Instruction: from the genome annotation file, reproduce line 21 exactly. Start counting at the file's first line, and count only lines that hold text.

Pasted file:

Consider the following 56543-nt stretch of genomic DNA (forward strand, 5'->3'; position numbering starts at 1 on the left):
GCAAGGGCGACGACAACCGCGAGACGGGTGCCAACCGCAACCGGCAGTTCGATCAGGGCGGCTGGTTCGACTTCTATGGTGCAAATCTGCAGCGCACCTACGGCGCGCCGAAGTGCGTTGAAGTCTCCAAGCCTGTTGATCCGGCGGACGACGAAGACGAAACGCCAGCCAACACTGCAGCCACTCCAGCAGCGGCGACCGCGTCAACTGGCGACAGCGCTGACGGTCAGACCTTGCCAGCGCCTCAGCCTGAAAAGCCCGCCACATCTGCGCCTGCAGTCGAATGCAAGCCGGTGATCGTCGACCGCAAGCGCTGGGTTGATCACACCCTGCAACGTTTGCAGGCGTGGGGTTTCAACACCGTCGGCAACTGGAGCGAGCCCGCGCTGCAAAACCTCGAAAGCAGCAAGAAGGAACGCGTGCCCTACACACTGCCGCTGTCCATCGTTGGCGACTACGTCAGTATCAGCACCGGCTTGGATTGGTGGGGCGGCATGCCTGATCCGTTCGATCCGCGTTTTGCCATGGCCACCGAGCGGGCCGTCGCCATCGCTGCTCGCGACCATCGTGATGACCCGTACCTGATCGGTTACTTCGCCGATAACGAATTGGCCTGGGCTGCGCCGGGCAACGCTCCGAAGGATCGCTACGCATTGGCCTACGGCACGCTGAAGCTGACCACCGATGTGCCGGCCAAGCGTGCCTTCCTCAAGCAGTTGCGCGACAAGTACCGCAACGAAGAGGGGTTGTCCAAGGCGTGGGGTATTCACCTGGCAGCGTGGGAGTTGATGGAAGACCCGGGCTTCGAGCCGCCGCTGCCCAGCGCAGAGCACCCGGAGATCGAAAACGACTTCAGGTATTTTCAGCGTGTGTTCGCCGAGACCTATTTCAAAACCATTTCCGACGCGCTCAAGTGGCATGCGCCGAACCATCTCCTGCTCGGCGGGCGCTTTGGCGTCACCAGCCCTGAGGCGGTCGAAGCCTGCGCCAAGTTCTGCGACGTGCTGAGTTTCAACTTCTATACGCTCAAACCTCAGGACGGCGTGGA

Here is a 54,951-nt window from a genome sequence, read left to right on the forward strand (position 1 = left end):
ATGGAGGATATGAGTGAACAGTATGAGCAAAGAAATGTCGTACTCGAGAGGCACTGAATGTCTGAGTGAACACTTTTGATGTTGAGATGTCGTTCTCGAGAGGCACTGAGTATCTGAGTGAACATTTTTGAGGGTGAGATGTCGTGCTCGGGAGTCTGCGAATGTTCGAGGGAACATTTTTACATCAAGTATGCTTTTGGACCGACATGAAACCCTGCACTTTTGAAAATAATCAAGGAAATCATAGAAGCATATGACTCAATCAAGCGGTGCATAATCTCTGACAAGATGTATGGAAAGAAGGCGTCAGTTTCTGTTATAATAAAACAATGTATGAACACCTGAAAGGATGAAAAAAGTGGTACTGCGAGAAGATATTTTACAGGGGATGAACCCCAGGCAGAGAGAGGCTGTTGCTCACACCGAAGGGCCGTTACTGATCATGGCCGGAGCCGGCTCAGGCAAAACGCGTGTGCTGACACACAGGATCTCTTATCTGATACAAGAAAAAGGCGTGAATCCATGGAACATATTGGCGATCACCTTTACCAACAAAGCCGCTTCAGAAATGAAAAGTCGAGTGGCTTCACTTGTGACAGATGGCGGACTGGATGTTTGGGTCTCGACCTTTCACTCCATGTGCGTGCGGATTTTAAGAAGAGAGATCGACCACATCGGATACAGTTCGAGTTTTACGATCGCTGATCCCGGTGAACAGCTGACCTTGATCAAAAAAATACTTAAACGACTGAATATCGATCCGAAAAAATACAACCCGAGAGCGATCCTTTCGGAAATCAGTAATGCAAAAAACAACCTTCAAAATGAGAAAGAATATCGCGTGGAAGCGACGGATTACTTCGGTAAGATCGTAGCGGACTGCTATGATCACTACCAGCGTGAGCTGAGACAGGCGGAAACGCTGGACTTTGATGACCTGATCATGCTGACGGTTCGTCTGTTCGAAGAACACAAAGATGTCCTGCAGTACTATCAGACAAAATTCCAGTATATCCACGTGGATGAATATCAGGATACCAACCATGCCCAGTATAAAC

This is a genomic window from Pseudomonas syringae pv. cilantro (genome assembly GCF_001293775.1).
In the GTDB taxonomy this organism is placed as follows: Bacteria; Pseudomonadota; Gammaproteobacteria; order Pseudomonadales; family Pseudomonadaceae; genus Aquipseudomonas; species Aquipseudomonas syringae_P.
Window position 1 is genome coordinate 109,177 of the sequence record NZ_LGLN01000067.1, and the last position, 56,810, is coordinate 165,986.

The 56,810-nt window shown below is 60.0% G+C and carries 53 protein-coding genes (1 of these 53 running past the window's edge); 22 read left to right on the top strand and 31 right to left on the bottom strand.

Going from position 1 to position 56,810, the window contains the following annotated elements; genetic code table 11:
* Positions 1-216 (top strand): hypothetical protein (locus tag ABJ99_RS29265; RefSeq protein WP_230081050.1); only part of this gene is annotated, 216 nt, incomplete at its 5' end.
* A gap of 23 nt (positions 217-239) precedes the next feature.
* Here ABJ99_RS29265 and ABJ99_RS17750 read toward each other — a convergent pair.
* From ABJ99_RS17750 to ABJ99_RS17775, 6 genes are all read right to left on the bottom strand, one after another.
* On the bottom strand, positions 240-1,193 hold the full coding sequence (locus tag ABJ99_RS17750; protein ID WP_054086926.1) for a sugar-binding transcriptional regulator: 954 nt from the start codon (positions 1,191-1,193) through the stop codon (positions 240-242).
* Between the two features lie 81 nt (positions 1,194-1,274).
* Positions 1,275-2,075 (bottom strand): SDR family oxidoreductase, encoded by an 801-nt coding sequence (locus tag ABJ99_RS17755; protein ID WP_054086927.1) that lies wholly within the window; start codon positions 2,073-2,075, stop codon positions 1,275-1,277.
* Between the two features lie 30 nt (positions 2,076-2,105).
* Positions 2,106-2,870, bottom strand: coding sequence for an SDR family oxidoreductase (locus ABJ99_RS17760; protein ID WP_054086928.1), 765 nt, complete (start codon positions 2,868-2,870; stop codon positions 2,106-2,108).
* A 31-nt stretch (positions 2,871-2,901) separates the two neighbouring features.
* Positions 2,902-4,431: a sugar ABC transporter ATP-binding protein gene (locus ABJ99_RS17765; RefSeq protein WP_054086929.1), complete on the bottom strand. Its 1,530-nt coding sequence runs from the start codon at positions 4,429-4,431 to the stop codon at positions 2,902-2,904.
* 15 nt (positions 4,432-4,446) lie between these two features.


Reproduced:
* 15 nt (positions 4,432-4,446) lie between these two features.